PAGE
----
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NOBLEMEN AND THE TURF.

The Australasian's London Spirting correspondent writes :— Din-ins; the week rumour was busy with the names of a couple of well-known racing men, the Earl of Lonsdale and Captain Machell to wit. It Beems that in about a couple of years Lord Lonsdale has managed to play ducks and drakes with the fine property —over £100,000 a year— left him by hi 3 father, and has become fearfully involved ; it being currently reported on the heath that nothing but five years' strict economy could pull him together, and it was stated that a large firm of jewellers in j Bond street held his bills to the extent of j £125,000. Captain Machell has been managing his stud for him for some time ; it will be remembered by my readers that about a year ago Lord Lonsdale bought the whole of the clever captain's stud of racers and steeplechasers at so much a head all round, and during the last week he has been selling some of them, and those that he has sold without the captain's advice have been parted with at absurdly low prices, and, to make matters worse, the captain has now stepped in and objected to the Bales, as he asserts he has a lien over them, and since that, it has been reported, that *' Captain Machell has purchased from Lord Lonsdale the whole of his valuable stud," and during the Cesarewitch week the horses ran in the captain's colours. It is a sad pity that a young nobleman should, on coming in for such a magnificent patrimony, commence by seeing how great a fool he can make of himself, and in h"w short a time he can divide it amongst a tribe of hangers-on, who are only too ready to flatter until the smash comes, and then to turn from flattery to ridicule. As an exarapb of the silly tricks this young lord nas been p'ayins, I may mention one. On the completion of the bargain which transferred Petrarch to Lord Calthorpe for 3000 guineas — the horse would have fetched at least double the amount at auction — Lord Loudsdale said he must have a cheque for £600 down at once, for he was very hard up, and the only reason that he had sold the horse at so low a price was that he wanted ready money. The request waa complied with, and the cheque handed over just as the race for the Great Eastern Handicap was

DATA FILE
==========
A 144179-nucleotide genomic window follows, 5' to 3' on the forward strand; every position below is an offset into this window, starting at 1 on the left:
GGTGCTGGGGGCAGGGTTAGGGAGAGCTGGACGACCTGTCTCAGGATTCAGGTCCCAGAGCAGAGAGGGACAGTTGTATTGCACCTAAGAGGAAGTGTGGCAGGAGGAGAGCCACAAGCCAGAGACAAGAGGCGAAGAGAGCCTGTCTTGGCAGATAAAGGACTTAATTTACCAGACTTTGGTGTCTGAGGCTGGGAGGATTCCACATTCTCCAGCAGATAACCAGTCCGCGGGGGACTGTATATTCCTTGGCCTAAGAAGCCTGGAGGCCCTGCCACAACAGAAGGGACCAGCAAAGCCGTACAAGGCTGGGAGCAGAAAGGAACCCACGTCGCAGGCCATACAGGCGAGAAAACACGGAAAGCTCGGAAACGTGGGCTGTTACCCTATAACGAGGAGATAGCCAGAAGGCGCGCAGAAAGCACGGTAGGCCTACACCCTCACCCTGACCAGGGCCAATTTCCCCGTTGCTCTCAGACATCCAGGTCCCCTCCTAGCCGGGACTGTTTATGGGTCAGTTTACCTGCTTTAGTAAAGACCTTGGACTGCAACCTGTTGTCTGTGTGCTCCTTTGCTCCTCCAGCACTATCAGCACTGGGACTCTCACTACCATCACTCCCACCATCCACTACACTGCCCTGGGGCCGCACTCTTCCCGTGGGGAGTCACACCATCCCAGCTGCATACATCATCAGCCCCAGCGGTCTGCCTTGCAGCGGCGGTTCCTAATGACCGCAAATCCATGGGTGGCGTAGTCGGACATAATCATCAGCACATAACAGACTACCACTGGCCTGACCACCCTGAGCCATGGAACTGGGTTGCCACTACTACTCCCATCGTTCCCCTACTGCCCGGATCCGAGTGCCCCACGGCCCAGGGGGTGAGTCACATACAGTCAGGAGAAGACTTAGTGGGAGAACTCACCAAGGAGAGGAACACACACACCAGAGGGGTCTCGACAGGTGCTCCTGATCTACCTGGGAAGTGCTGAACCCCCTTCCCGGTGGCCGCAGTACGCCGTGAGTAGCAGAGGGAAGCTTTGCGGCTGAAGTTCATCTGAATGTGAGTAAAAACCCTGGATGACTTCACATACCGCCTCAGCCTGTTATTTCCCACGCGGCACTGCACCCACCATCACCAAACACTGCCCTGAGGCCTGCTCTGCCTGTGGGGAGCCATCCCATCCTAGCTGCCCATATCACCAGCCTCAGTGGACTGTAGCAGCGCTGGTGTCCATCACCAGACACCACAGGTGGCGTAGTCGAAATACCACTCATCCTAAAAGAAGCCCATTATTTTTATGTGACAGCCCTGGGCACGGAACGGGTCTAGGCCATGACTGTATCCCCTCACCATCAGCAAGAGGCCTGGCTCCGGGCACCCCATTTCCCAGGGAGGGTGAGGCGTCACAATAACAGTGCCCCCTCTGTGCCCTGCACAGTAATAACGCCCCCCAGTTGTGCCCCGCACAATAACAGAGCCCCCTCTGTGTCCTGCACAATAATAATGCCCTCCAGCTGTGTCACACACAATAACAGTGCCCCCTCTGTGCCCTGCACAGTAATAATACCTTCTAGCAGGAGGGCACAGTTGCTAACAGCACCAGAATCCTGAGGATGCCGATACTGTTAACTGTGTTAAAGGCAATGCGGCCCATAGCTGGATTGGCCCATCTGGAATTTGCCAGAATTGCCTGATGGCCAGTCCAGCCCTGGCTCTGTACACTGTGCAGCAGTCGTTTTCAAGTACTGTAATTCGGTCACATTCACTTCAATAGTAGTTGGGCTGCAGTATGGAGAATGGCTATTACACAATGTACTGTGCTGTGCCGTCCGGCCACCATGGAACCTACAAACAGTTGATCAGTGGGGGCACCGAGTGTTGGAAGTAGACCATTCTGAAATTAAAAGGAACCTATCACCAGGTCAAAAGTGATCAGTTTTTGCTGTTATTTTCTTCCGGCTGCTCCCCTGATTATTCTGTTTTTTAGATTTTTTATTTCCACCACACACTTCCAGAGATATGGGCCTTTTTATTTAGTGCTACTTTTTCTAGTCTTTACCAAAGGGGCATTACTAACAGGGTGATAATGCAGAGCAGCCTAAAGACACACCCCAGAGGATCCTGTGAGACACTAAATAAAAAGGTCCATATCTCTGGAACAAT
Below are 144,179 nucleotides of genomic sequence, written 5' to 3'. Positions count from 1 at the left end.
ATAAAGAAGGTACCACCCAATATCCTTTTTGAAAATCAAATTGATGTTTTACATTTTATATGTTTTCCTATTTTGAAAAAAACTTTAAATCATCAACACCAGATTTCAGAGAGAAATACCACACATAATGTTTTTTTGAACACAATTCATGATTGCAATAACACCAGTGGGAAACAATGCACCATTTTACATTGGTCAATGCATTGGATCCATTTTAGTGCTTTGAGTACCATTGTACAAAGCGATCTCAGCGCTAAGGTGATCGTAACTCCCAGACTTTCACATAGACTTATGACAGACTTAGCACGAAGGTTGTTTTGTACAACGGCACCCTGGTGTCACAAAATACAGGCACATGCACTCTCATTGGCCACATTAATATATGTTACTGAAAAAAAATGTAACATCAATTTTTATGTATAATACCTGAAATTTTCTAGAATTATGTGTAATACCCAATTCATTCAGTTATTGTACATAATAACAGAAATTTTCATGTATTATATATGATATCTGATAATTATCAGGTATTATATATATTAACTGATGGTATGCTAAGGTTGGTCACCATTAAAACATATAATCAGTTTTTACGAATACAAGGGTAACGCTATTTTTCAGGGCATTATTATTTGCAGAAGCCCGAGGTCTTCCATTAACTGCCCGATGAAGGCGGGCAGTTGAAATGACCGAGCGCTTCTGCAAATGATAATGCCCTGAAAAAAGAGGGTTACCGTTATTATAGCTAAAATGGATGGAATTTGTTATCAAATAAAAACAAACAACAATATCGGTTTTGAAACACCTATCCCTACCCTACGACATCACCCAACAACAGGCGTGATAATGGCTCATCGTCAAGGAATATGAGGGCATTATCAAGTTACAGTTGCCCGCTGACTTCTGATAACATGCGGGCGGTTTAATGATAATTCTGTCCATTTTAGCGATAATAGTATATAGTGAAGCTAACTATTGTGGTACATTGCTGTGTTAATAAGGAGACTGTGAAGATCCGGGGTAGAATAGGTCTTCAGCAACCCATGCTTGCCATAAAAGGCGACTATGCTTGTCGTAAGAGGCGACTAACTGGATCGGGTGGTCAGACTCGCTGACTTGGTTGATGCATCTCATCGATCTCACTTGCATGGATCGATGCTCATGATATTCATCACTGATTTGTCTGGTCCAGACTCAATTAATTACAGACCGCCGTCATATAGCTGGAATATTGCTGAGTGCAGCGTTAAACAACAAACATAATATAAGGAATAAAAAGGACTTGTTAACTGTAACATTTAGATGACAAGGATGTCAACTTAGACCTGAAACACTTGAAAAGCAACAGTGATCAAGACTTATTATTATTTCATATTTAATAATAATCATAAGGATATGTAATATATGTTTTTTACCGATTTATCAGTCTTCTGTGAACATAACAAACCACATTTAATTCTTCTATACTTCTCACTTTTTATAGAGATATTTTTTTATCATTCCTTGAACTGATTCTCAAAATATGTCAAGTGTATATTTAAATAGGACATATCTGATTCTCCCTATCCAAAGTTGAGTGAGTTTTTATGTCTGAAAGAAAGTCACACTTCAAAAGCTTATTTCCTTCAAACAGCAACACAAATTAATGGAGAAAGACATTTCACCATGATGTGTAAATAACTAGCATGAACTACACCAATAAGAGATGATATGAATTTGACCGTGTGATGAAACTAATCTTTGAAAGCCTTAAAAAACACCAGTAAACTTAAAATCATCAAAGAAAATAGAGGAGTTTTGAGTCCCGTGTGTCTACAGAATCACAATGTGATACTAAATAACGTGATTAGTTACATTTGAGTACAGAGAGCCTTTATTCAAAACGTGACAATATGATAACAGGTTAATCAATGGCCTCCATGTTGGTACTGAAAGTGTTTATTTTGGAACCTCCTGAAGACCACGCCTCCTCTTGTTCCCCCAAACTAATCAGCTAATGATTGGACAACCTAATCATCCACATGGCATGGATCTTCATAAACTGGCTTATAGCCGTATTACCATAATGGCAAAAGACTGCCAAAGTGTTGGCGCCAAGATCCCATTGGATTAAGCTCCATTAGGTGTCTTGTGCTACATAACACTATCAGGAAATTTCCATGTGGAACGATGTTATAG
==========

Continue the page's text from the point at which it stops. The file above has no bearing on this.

being run. The race jHf'wa&bjiXjei c/* 1 on Lord Lcnsdale'a F|2kth'>rw,\iKl iwj riwßen, 4||Uer,'' uand«^^ihn'a^fl<m;«(u^ Llgi Oalt|Brf^ cheqofcfor the%6<& 1 & Us -a i£— *v ; !

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https://paperspast.natlib.govt.nz/newspapers/WC18790102.2.9

Bibliographic details

NOBLEMEN AND THE TURF., Wanganui Chronicle, Volume XXI, Issue 3341, 2 January 1879

Word Count
438

NOBLEMEN AND THE TURF. Wanganui Chronicle, Volume XXI, Issue 3341, 2 January 1879

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